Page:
Showing posts from April, 2012

How an iPad is made!

How an iPad is made?

Marketplace correspondent Rob Schmitz, who gained attention for challenging Mike Daisey's accounts of working conditions in China, has been granted exclusive access by Apple and Foxconn to record the companies' iPad production line. The video (below) is a follow-up to last week's report of life inside Foxconn's Longhua facility in Shenzhen, which while critical of the company, is far less damning than Daisey's fictional account.
The video captures a first look at nearly-completed iPads undergoing screen and gyroscope testing, alongside the familiar images of hundreds of applicants waiting in line for a shot at working inside the factory. Schmitz ends the piece noting that Foxconn is locating its newest factories — like its new facility in Zhengzhou — in China's interior in order to access a greater part of China's vast labor supply.

  Watch the video.. 

Little more on iPad

The iPad (/ˈpæd/EYE-pad) is a line of tablet compute…

Motion Capture Technology: the technology behind Avatar

Motion Capture Technology:
content coutesy: wikipedia youtube

Motion capturemotion tracking, or mocap are terms used to describe the process of recording movement of one or more objects or persons. It is used in militaryentertainmentsports, and medical applications, and for validation of computer vision[1] and robotics. In filmmaking, and games, it refers to recording actions of human actors, and using that information to animate digital character models in 2D or 3Dcomputer animation. When it includes face and fingers or captures subtle expressions, it is often referred to as performance capture. In motion capture sessions, movements of one or more actors are sampled many times per second, early techniques used images from multiple cameras and calculate 3D positions , motion capture often records only the movements of the actor, not his or her visual appearance. This animation data is often mapped to a 3D model so that the model performs the same actions as the actor. This is com…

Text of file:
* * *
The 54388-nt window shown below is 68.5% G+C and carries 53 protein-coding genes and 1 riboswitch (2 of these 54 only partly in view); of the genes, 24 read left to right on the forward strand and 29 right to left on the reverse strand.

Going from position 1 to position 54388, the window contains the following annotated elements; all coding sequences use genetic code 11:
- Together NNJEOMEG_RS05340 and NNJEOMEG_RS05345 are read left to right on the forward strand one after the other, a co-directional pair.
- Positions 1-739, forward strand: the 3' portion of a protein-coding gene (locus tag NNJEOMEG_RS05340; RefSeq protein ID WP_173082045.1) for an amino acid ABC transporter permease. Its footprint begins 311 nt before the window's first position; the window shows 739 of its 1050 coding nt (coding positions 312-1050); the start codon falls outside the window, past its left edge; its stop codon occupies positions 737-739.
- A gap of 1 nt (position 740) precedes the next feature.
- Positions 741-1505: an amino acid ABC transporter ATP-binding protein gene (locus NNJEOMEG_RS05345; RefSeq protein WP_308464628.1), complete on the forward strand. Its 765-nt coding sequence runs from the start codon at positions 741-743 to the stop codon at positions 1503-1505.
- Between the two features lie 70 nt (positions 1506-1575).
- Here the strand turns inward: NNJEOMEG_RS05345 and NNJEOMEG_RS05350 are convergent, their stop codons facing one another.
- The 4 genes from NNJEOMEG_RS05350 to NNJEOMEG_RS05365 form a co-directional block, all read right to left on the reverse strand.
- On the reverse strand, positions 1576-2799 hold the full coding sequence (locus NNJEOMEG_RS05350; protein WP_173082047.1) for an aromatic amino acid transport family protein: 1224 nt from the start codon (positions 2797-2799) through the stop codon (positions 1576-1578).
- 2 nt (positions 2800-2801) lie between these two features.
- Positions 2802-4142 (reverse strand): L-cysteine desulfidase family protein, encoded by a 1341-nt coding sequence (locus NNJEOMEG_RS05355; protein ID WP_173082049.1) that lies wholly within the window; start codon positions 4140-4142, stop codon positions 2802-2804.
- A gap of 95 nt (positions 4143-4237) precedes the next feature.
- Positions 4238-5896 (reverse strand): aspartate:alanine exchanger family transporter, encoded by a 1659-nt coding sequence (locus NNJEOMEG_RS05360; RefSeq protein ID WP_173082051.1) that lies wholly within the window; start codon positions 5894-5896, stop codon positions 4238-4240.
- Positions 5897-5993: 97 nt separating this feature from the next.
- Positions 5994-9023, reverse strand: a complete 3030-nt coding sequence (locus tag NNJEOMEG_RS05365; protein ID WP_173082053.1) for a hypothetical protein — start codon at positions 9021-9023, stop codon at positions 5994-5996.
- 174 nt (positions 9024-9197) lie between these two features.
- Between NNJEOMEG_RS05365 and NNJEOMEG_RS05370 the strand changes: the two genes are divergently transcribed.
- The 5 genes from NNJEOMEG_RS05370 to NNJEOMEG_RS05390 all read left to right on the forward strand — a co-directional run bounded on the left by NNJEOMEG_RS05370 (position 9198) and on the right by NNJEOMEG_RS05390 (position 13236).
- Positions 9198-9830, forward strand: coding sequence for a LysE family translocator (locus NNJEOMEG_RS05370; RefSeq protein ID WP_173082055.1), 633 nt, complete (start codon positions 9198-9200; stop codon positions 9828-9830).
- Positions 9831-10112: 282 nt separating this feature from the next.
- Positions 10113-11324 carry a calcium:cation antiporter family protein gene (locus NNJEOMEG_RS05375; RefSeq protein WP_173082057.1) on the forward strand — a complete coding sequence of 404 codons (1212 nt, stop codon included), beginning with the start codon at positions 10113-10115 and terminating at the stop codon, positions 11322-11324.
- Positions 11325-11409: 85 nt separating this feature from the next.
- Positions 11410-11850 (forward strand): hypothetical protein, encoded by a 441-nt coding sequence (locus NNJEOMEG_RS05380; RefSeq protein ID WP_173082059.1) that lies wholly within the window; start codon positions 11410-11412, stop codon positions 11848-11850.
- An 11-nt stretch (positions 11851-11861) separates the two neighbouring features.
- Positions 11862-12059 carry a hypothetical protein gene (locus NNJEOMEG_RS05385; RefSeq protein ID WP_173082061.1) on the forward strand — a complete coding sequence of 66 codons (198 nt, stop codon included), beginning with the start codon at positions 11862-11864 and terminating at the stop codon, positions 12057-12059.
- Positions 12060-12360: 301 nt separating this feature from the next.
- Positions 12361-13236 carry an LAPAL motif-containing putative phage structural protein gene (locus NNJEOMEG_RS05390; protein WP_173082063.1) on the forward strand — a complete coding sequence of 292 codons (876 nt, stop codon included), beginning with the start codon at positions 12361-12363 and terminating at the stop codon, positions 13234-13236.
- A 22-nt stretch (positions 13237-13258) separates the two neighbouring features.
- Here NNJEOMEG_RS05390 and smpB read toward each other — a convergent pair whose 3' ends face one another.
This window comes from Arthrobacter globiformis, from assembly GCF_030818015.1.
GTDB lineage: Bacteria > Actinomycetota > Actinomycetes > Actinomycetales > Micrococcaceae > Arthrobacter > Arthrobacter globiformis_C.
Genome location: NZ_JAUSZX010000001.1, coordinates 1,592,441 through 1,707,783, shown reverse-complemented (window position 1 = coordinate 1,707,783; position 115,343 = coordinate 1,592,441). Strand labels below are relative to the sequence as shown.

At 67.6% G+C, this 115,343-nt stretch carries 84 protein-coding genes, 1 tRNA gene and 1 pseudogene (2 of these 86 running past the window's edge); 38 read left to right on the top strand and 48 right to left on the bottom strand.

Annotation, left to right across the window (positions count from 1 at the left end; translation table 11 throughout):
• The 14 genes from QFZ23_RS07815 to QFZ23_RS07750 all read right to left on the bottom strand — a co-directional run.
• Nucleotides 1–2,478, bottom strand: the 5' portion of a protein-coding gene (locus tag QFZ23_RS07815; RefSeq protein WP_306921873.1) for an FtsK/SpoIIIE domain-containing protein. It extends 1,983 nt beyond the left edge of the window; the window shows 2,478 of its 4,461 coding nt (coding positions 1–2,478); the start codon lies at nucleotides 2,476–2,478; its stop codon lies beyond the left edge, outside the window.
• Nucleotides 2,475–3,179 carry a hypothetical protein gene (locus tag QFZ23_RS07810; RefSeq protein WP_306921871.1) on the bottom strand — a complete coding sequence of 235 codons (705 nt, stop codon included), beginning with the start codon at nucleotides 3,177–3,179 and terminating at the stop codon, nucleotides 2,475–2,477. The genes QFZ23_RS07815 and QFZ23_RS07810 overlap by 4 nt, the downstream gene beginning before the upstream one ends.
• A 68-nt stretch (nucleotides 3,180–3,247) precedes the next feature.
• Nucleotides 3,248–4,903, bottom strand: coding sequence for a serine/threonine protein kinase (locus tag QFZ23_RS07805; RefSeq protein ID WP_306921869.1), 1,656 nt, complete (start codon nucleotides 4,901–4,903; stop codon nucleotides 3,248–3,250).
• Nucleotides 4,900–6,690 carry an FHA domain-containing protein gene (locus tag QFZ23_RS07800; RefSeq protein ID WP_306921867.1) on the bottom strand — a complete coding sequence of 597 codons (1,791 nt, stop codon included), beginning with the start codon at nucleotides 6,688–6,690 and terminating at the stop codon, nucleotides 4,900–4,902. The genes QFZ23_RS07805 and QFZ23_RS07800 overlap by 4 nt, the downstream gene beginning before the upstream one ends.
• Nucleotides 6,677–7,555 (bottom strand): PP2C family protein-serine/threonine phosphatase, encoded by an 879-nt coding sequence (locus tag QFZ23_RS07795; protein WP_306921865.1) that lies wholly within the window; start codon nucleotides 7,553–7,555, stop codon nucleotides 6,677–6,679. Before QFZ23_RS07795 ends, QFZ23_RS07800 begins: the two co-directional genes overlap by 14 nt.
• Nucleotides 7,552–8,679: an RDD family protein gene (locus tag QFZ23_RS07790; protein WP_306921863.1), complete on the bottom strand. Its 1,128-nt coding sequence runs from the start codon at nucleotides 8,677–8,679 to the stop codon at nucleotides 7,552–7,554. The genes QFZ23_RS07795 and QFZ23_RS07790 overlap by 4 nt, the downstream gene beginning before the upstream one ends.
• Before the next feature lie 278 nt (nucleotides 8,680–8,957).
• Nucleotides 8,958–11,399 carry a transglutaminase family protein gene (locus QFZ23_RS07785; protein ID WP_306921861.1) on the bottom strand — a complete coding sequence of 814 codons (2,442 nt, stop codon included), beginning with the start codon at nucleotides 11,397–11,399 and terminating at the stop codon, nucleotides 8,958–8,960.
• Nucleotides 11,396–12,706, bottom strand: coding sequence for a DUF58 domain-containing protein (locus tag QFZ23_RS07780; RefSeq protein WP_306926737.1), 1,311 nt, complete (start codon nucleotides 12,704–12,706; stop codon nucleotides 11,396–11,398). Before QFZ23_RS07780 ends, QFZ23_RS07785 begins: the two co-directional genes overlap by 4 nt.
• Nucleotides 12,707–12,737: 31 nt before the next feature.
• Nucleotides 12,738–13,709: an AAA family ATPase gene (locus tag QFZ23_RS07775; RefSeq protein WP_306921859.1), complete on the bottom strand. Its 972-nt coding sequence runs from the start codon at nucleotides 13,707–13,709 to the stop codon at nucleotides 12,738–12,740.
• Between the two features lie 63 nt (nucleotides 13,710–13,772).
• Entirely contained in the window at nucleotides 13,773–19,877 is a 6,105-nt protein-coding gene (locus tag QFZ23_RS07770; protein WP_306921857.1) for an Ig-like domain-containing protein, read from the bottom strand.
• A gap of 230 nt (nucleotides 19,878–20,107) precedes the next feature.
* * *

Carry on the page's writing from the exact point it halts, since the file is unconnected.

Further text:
'i'm feeling lucky' button in google search

One of the most notable objects on the Google Web search is theI'm Feeling Lucky button.
The button may have been named as a play on the Clint Eastwood line in the movie Dirty Harry. "Do you feel lucky, punk? Well, do you?" Ordinarily when you type in a key phrase in a Google search, you press the search button, (you can also just press return or enter on your keyboard) and Google returns a results page that shows multiple Web sites matching your search phrase. The I'm Feeling Lucky button skips the search results page and goes directly to the first ranked page for that search phrase. If you type "white house" in the search box and press I'm Feeling Lucky, you'll go straight If you type "apple" into the search box and press I'm Feeling Lucky, you'll go directly to Apple Computer's Web site. Depending on your search query, the first result is usually the very best guess, so hitting the I'm Feeling Lucky…


Meet the Team Behind Google Doodles [video]

Unlike most Google products, Google Doodles aren’t executed through algorithms. A team of living, breathing artists regularly dresses up its logo. Google made the video to promote its Google4Doodle initiative, which gives K-12 students in the U.S. an opportunity to redesign Google’s homepage logo. This year’s theme is “If I could travel, in time, I’d visit…” The contest will accept submissions until March 23rd, and the winning design will be displayed on Google’s homepage May 18th. Four national finalists, as determined by Google employees around the country and an open online voting system, will win a $5,000 college scholarship. One national winner will win a $30,000 college scholarship and a $50,000 technology grant for his or her school. Last year’s national winner, eight-year-old Matteo Lopez, drew a space scene in which the Google “G” turned into an alien that slurped juice out of the Google”O” Earth. “It wa…